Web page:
Human rights underpin everything that we do, starting with the right to a decent standard of living and the right to work, equal pay for equal work, and fair working conditions.
Human rights are universal and inalienable; indivisible; interdependent and interrelated. They are universal because everyone is born with and possesses the same rights, regardless of where they live, their gender or race, or their religious, cultural or ethnic background.
We believe farmers and workers have a right to receive a fair share of the trade they make possible through their hard work. For farmers that is a fair income on the back of a fair price. For workers that is a fair wage through collective bargaining, again on the back of a fair price.
Trade impacts human rights in many ways, both locally and in global supply chains. Business brings people work, needed goods and services and, in some cases, solutions to environmental and social problems. Yet business can also contribute negatively, sometimes leading to gross human rights violations.
In agricultural production, common examples of human rights violations include:
Low incomes (violating the right to an adequate standard of living and eroding other rights, for example, the right to health, right to food, etc.);
Barriers to unionization and collective bargaining, including trade union discrimination (resulting in inadequate terms and conditions of employment);
Changes in land and water use when production areas expand or change (impacting local people’s right to an adequate standard of living and right to self-determination);
Overrepresentation of women in worst-paid tasks (violating the right to non-discrimination);
Health and safety hazards such as exposure to agrochemicals (impacting the right to health and decent work conditions).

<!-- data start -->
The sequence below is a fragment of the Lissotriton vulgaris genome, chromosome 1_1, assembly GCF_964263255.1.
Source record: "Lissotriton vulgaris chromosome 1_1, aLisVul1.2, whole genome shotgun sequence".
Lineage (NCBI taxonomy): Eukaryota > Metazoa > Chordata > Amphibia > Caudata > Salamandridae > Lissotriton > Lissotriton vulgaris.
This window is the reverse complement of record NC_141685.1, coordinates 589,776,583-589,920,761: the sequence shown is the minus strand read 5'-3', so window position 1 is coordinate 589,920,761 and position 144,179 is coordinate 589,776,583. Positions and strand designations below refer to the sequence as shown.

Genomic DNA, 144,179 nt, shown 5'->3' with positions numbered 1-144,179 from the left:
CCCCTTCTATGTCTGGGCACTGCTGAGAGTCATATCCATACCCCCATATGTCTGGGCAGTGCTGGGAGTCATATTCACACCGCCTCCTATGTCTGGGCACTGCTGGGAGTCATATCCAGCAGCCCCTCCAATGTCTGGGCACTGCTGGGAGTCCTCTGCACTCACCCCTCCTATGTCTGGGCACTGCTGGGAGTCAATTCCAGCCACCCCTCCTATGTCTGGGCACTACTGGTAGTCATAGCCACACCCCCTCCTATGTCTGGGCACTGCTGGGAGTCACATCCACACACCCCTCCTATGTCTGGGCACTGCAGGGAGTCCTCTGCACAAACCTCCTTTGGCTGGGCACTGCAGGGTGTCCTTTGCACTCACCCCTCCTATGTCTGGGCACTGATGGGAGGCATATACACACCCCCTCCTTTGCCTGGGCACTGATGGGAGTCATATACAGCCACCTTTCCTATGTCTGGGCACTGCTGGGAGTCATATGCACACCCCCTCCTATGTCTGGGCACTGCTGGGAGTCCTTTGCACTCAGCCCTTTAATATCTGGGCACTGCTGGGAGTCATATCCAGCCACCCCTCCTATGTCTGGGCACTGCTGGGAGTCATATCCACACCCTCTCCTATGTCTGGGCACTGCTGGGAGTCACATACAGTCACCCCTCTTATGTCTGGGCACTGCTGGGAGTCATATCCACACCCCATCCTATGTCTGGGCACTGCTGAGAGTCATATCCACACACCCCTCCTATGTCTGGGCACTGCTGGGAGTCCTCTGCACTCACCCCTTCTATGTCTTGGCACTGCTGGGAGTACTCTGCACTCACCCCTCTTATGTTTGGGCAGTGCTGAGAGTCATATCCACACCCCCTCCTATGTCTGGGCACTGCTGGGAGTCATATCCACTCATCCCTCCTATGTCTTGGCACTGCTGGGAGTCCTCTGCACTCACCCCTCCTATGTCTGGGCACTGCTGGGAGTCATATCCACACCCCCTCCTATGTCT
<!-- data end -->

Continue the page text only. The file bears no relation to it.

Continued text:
How Fairtrade promotes human rights
We work in products and regions that are known to have these kinds of human rights challenges precisely because this is where Fairtrade is most needed.
Through standards, programmes, campaigns, and minimum pricing and premiums, Fairtrade puts more control in the hands of small-scale farmers and workers.
Fairtrade Standards always meet or exceed requirements in internationally accepted conventions such as the International Labour Organization’s standards. For example, Fairtrade Standards prohibit child labour, forced labour or discrimination based on gender, ethnic origin or other status. They also include requirements on wages, occupational health and safety, freedom of association, collective bargaining, land use, water use, maternity rights and hazardous waste.
Our certifiers independently verify that producers are following the standards. Although auditing isn’t a 100 percent guarantee, we follow the strictest standards for certification schemes, so businesses and consumers can trust that Fairtrade certified producers are checked by an independent third party.
Through campaigns with partners, we raise awareness about human rights abuses in supply chains and Fairtrade’s contribution to addressing them.
To address the right to a decent standard of living more specifically, we are working hard to improve farmer and worker incomes. The Fairtrade Minimum Price and Premium
contribute to this, and our standards require a minimum floor wage for agricultural workers that applies when a meaningful national minimum wage doesn’t exist. We also have strategies to make progress toward a living income for farmers and a living wage for workers.
As businesses increasingly seek to ensure that their own supply chains are free from human rights violations – known as ‘human rights due diligence’ or HRDD – Fairtrade is strengthening our data systems and services to support traceability throughout supply chains. Read more about sourcing and traceability.
As with other sustainability efforts, the costs associated with ensuring human rights impacts should become part of the normal costs of doing business. Fairtrade is part of the solution by empowering farmers and workers, providing transparency, and supporting producers’ rights.